When Maximin saw that his first attempt had failed, he then tried to seduce Catherine by flatteries. He also promised her many things of the world. "If you give up Christ," he said, "I will give you a fine house and riches." The first attack had been directed toward Catherine's intellect. Now, his second attack was more toward the passions of the young girl. But it failed as the first did.

Then Maximin tried finally to conquer Catherine by torture of her body. He had her scourged with whips which were tipped with lead. And then he locked her up in prison for 11 days without food or drink. Imagine 11 days without food! We are so weak if we fast without food for just one whole day.

  During this time an amazing thing happened. Maximin's wife and Porphyrius, the leader of the army, went to see Catherine ―maybe out of curiosity ―and were converted by her ardent faith. Both of them later became martyrs.

  Maximin was furious. He had Catherine brought to a wheel -she is usually shown in pictures with this wheel ―and the wheel had sharp knives attached around it. But at her prayer the wheel was broken. Seeing this miracle, many of the soldiers became Christians.

  Maximin became more obstinate, and finally ordered to have Catherine beheaded and be done with her. She offered her head bravely to the sword, and at her death her soul went straight to heaven.

Catherine as a Model of the Spiritual Combat

  The life of St. Catherine illustrates well the spiritual combat. She fought for God and won. We too have to fight for God, and we too hope to win this spiritual battle. We cannot avoid fighting against our enemies. The Holy Ghost told us, "none shall be crowned who has not fought well." Yes, life is a combat.

Our first enemy is the DEVIL who profits by our pride, our desire for independence from God. This is illustrated in St. Catherine's life by the pagan philosophers who tried to put false reasonings in her mind. But she defeated her enemies through HUMILITY. Let us imitate her when we practice obedience to God and to the persons over us to whom God gives His authority. Sometimes we think it is not so hard to obey God, but it is hard to obey the persons He puts in authority over us. But, by obeying them we draw humility from the meek and humble Sacred Heart Himself, and we crush the head of the devil.

Our second enemy is the WORLD which acts upon our selfishness, our desire for worldly success. Maximin attacked Catherine by flattering her passions. She overcame this enemy through PRAYER. Her soul was steeped in the interior life so she did not care for the world and all its riches. Let us imitate her by acquiring a good spiritual life. Practice some time of silence and recollection each day. This will be the best means to keep our mind turned toward the things of Heaven instead of getting wrapped up in the things of the world.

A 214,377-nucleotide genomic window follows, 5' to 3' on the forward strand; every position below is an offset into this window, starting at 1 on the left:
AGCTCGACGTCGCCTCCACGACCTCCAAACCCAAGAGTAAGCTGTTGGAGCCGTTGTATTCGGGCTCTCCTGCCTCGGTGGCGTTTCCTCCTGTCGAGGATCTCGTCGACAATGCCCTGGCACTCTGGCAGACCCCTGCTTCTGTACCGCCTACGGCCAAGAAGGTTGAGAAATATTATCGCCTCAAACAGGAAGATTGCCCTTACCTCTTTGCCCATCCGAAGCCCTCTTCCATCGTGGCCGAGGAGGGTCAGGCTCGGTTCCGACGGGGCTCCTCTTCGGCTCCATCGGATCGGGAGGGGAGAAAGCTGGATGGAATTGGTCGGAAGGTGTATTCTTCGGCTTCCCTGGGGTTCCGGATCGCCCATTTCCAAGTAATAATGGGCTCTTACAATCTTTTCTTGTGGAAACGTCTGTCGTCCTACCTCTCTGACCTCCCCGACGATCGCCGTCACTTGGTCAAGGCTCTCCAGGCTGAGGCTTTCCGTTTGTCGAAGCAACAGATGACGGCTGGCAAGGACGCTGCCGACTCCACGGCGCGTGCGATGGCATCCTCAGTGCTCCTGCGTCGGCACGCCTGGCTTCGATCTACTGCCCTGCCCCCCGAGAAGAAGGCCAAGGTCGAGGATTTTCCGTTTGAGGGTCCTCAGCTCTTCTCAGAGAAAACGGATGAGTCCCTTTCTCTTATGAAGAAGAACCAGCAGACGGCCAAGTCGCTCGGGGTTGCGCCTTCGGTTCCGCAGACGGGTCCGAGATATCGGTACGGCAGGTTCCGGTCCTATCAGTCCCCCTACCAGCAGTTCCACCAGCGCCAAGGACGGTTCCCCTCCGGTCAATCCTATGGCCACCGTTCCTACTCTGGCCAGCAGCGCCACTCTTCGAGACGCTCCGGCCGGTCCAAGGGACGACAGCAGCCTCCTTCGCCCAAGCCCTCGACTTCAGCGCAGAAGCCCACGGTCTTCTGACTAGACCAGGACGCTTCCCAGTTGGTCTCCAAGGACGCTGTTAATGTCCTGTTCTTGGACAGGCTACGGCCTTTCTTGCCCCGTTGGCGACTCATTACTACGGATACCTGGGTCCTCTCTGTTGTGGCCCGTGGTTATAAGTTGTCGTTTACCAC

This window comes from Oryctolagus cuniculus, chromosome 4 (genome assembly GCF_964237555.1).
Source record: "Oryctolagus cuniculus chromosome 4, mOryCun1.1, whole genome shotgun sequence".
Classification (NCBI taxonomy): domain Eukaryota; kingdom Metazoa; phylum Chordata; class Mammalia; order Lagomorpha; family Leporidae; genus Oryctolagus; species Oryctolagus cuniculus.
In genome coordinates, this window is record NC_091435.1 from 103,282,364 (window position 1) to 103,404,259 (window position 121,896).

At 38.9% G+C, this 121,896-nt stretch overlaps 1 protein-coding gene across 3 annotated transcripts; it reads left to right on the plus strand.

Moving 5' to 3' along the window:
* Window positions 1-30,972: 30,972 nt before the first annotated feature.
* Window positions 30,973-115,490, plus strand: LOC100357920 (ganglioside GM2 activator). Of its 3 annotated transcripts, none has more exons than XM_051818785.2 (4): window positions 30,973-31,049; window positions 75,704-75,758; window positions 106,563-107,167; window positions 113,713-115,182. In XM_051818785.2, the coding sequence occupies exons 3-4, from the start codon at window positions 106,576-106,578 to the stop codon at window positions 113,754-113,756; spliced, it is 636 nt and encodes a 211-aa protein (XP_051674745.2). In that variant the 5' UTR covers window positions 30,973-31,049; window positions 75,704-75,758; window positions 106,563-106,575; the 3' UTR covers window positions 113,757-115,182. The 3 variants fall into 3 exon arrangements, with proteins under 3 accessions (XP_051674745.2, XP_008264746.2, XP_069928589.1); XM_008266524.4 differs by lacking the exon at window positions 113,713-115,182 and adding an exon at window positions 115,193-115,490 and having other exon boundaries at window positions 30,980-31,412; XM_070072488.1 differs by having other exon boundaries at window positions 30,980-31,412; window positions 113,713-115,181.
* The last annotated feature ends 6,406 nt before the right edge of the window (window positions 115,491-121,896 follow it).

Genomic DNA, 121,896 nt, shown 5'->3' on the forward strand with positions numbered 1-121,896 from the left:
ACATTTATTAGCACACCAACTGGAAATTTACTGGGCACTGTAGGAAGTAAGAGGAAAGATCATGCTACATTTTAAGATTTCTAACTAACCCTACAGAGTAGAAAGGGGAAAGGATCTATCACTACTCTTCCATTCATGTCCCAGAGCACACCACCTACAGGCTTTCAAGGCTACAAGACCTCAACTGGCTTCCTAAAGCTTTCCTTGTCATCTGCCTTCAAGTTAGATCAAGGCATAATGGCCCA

Our third enemy is our own FLESH, which draws us down through our desire for comfort. We hear the voice of our fallen nature, "Take it easy; don't be too hard on yourself. To become a saint is too difficult; God does not want you to go that far." Maximin tortured Catherine's body, but she was victorious through her LOVE for Our Lord. Let us imitate her in making an effort to be generous in our love for Jesus, rather than selfish in our love for ourselves. Love is the most powerful weapon against mediocrity. Love renders all things easy. To deny ourselves will not seem so difficult if we do it for Our Lord's sake.

  So, during our life, let us be brave in the spiritual combat as St. Catherine was. Let us fight our enemies: the DEVIL, the WORLD, and OUR FALLEN NATURE with the weapons of HUMILITY, PRAYER, and GENEROSITY.

  And if we pray to the Blessed Virgin often as her children, Our Lady ―Our Mother ―will give us the victory.


Tuesday, November 09, 2010


As an educator, I have placed myself under the loving protection of dearest Mother Mary and the kind patronage of St. Thomas Aquinas.

May they guide me always as I undergo this fulfilling though arduous task before me.

May they guide our children (Deo volente) and all my students that fly by my way, always.

Jesus, Mary, Joseph, Anne, Therese, I love You; Save Souls!